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is there a way to make it look like the harddrive on my osx mac book pro isn't working?
March 2, 2010 8:00 AM   Subscribe

is there a way to make it look like the harddrive on my osx mac book pro isn't working?

I'm thinking of situations in which someone else boots up my machine while I'm not around and it just looks broken. I already disabled target disk mode.

I am not looking for a great encryption tool to protect a certain folder of documents here. the weakness would be me - I could end up being compelled to disclose the password i.e. at customs - but if the computer seemed to be inoperable it would be a reasonable claim that I couldn't do anything about it even though I'd like to help. that's just an example but you get what I'm getting at. I want to keep folks from even trying unless they really really want access. I want to higher the bar just a bit.

we're talking snow leopard on a mac book pro here.
posted by krautland to Computers & Internet (14 answers total) 1 user marked this as a favorite
 
It's really easy to take a HD out of the MBPs, or even the ram. Your computer won't be doing anything with out those in it. Keep an electrostatic shielding bag with you, and slip it in another piece of luggage.
posted by fontophilic at 8:05 AM on March 2, 2010


agreed, HD removal on a Mac laptop is very easy and quick. Buy yourself another hard drive and then install a bad OS. You can install Windows if you want and delete files so it Blue Screen of Deaths on you, etc. Then you have your other hard drive in a plastic bag.

To take it a step further, depending on your model of Mac a compatible Hard Drive could be found in some of the "portable external hard drives" sold in stores like Best Buy. You can buy one of those, and then remove the hard drive. You put your real hard drive in the portable enclosure and put the portable enclosure's drive in the Mac (again with a bad OS, etc). With Target Disk Mode disabled you will reasonably have a portable hard drive which you can't connect to a broken laptop (for an extra step of security, don't connect the ribbon cable to the actual physical disk drive in the portable enclosure so if someone plugs the portable enclosure into a computer it, too, won't work).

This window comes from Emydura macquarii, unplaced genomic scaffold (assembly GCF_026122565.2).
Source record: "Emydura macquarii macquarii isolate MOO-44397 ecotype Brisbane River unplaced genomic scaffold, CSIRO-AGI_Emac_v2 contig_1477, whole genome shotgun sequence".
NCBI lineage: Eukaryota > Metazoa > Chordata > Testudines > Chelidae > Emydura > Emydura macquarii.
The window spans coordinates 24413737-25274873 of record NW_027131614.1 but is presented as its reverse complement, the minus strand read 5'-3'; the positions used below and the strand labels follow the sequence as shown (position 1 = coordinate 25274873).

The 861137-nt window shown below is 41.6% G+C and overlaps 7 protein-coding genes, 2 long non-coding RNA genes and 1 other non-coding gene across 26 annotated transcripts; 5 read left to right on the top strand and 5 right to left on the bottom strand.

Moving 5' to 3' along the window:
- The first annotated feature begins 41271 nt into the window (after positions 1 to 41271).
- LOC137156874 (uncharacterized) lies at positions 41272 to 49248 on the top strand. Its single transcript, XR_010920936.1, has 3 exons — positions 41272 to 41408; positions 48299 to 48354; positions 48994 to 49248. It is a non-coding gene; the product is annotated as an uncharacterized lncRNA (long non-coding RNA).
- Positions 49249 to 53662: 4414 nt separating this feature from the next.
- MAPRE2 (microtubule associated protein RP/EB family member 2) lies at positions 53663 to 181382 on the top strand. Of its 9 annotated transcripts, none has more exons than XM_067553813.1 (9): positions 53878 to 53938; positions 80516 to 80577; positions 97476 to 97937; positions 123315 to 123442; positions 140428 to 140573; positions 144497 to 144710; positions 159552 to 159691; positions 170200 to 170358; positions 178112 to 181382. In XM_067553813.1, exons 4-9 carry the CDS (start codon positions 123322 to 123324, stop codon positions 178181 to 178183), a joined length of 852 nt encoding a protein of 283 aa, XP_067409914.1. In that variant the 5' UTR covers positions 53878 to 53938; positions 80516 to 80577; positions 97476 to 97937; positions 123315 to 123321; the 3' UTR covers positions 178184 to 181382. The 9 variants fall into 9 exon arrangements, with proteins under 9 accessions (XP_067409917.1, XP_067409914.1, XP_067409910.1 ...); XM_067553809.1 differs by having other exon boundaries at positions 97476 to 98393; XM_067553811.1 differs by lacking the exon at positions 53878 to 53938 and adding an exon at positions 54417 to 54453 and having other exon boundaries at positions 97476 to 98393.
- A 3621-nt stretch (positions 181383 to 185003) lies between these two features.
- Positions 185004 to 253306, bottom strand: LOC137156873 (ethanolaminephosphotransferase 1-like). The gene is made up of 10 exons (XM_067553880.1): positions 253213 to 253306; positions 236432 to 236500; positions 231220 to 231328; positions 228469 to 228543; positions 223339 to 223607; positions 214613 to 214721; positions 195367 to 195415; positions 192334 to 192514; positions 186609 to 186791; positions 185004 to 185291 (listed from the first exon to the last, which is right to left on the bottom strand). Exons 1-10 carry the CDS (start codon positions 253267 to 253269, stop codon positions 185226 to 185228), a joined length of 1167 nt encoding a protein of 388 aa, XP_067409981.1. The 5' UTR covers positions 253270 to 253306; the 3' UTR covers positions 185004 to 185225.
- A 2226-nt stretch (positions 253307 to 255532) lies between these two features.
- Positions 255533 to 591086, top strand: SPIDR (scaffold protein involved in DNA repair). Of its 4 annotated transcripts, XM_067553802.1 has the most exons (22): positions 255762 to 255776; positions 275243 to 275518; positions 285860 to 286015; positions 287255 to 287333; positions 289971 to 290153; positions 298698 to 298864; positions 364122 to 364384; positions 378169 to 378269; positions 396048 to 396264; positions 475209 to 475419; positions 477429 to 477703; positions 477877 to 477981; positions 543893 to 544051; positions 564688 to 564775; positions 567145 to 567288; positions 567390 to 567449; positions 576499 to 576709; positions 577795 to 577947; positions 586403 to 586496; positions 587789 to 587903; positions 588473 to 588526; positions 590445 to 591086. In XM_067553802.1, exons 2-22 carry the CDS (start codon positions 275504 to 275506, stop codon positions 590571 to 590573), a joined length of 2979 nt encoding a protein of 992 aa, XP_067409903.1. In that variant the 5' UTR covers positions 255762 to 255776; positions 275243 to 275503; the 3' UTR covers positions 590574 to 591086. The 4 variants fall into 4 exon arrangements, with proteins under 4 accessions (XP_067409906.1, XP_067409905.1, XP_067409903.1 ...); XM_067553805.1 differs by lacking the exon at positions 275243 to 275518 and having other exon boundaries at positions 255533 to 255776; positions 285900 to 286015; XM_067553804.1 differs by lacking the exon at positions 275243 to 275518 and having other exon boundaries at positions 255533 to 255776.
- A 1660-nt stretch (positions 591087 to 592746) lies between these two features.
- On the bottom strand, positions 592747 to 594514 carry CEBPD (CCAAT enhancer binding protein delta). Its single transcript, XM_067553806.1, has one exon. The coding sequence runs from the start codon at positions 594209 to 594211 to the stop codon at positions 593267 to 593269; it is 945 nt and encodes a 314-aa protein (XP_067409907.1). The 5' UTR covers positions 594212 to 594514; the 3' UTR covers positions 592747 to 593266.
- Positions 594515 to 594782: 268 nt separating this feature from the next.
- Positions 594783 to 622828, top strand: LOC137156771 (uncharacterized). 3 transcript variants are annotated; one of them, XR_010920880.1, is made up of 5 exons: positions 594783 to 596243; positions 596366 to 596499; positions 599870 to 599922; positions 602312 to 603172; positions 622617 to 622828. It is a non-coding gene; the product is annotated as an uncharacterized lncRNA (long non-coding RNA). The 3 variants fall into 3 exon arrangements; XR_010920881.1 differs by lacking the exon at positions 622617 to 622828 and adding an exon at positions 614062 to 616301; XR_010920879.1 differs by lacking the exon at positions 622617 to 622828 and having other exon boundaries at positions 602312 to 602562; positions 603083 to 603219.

It's not as easy as a program to run that makes it look broken, but if you only travel occasionally this will do the trick.
posted by arniec at 8:21 AM on March 2, 2010


I like the idea of removing the RAM -- the computer wouldn't even boot.

Beyond that, I can think of two other software type solutions. Not sure if they are too complicated.

One would be to store the folder you want to keep secret only in an encrypted online drive, such as provided by SpiderOak or JungleDisk. That way it's never on your hard drive.

Another would be to use a kind of encryption on the folder that addresses the "being forced to divulge the password" scenario. Once you get this kind of encrypted folder set up, you can work with it very naturally.

If you use TrueCrypt software, you can create an encrypted section of your drive that has two passwords: one is the "outer volume" where you put some secret-LOOKING stuff (such as StarTrek fanfic? Sears catalog lingerie shots? etc). The other is the "hidden volume" that has your real secret stuff.

Then, if you are forced to divulge the password, you divulge the password to the outer one; there is no sign of the hidden volume's existence. You are "caught" with something innocuous.